We cannot absolutely exclude the possibility that HRP is a blocker for prorenin in situations, where prorenin is elevated, but renin and angiotensin are suppressed. Nevertheless, the data of Ichihara et al. in SHR rats argue against this hypothesis. They showed that HRP treatment reduced local cardiac Ang II levels leading to reduced cardiac hypertrophy and fibrosis (21). Current notions suggest that cardiac Ang II depends to a large extent on renal renin that is released in its active form and is taken up by the heart and thus initiates local Ang II generation (22, 23). Susic et al. also treated SHR rats with HRP. They described an amelioration of left ventricular hypertrophy, an improved left ventricular function, cardiac collagen content and a decrease in serum creatinine levels under high salt condition. Surprisingly, under low salt HRP decreased left ventricular mass only, while all other parameters were not improved (24).

Could (pro)renin be more relevant in the brain or could its interaction with the (P)RR be the key to increased renin activity in the CNS? The Raizada's group showed that renin stimulation via the (P)RR involved MAP kinase phosphorylation and was able to inhibit neuronal activity in vitro. The effect could be reversed with HRP. However, this is rather unexpected since activation of the RAS is usually associated with neuronal excitation, and it has potentially interesting consequences (25).

Taken together the conflicting data, we believe that HRP efficacy in vivo depends on an undefined mechanism, but not on competitive antagonism for the (P)RR.

In vitro results have even increased the confusion. Several groups using different methods such as inhibition of binding of radiolabeled prorenin and ERK 1/2 activation in the presence of HRP, found no inhibitory effects, even at HRP concentrations as high as 10 �M (19, 26, 27). Others have reported that HRP can inhibit not only prorenin binding but also renin binding to recombinant PRR and have also reported that HRP stimulates ERK1/2 by itself, which pinpoints to a partial agonist concept (28, 29). Altogether, it is difficult to understand how HRP could totally inhibit ERK1/2 phosphorylation in some in vivo studies when it could itself induce ERK 1/2 phosphorylation. Another unsolved conceptual issue is why HRP would not be effective in high renin models when it could inhibit renin binding in vitro.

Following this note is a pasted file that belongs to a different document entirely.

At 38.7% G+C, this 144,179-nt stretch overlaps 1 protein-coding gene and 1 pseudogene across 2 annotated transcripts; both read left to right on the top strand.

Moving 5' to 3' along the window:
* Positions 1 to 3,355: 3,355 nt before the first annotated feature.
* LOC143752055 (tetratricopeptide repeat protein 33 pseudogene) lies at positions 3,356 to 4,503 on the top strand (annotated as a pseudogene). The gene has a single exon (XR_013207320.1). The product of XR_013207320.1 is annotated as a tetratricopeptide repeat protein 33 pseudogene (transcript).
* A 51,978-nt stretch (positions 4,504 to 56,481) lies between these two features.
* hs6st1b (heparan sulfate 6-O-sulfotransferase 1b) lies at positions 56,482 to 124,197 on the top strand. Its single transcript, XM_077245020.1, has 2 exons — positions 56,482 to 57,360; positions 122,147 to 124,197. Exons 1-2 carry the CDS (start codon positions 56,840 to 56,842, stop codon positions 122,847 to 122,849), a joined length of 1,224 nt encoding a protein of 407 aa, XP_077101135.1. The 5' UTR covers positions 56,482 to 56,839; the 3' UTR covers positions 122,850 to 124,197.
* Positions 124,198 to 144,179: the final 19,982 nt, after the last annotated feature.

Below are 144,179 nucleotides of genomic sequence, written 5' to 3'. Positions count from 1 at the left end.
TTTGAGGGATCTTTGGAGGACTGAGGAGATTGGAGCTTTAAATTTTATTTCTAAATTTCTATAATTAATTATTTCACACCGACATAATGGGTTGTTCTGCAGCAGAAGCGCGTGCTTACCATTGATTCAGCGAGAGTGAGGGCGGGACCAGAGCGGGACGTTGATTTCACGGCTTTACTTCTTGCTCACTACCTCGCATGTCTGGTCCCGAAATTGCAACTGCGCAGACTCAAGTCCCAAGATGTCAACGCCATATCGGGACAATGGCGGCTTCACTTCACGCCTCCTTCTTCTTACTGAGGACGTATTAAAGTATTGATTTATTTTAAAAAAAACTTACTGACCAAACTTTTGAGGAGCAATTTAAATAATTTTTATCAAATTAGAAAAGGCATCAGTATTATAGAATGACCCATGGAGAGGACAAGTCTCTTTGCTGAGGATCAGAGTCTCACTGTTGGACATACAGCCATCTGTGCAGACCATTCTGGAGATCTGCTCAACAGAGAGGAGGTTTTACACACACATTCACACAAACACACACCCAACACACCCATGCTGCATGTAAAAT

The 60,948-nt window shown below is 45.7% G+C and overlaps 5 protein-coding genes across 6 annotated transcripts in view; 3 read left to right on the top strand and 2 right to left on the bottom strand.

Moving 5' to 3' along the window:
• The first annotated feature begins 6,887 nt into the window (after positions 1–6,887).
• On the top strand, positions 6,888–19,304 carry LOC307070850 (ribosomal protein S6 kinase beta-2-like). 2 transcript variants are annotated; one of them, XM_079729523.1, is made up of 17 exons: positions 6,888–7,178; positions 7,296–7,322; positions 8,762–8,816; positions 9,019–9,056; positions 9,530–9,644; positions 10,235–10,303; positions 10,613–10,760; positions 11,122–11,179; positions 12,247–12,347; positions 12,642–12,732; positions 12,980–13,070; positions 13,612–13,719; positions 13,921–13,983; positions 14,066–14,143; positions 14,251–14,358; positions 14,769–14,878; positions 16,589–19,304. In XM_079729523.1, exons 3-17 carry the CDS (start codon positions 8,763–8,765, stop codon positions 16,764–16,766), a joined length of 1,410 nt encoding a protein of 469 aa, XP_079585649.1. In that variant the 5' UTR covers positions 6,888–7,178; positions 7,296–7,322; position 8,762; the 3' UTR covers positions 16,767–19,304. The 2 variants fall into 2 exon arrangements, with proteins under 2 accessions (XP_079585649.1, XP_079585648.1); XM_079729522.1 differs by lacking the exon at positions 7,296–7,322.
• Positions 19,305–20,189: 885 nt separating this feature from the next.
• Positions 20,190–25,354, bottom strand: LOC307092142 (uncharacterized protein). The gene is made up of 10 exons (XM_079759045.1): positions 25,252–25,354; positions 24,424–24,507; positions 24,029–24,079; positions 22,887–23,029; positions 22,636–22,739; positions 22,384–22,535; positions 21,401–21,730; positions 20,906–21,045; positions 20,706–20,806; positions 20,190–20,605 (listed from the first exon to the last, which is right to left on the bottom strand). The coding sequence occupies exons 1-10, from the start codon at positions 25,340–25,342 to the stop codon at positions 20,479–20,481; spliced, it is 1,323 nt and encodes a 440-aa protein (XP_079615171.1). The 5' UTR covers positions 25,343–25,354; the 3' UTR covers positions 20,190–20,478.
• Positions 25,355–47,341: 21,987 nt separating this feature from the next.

At the moment, there remains skepticism concerning the mode of action of HRP, and the discrepancy between the in vitro and the in vivo data cannot be explained at this time.


In the light of (P)RR gene deletion experiments in mice and zebrafish leading to an embryonic phenotype, it is quite questionable whether a complete (P)RR blockade might be favorable. From the cardiovascular point of view, one could imagine that blockade of the (P)RR could ameliorate target organ damage. Given that the (P)RR might also be involved in basic cell biological processes, the risk for side-effects seems to be rather high. The only known mutation in the (P)RR gene in humans leads (P)RR protein lacking amino acid 100 until 132. Patients with this the (P)RR mutation develop epilepsia with mental retardation without obvious cardiovascular problems (30).


The (P)RR is more complex than expected in several ways. It is a multifunctional protein existing in different molecular forms, and even its cellular localization is intriguing. Currently, we still know very little about the structure of this protein because recombinant PRR is very difficult to generate in native form and about its other cell functions beyond serving as a (pro)renin receptor. It may well be that the soluble 28 kDa (P)RR has an own function, while the transmembrane cytoplasmic part of the (P)RR has a completely different one rather linked to v-ATPase function. Therefore, studies with tissue-specific (P)RR knock-out mice are desperately needed to elucidate the role of the (P)RR in development, physiology and pathophysiology.


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Key Words : (Pro)renin receptor, HRP, cardiovascular disease, v-ATPase, Review

Send correspondence to: Dominik N. Muller, Max-Delbruck Center and Experimental and Clinical Research Center, Robert-Rössle-Str. 10, 13125 Berlin, Germany, Tel: 49-30-450-540-286, Fax: 49-30-450-540-900, E-mail:dominik.mueller@mdc-berlin.de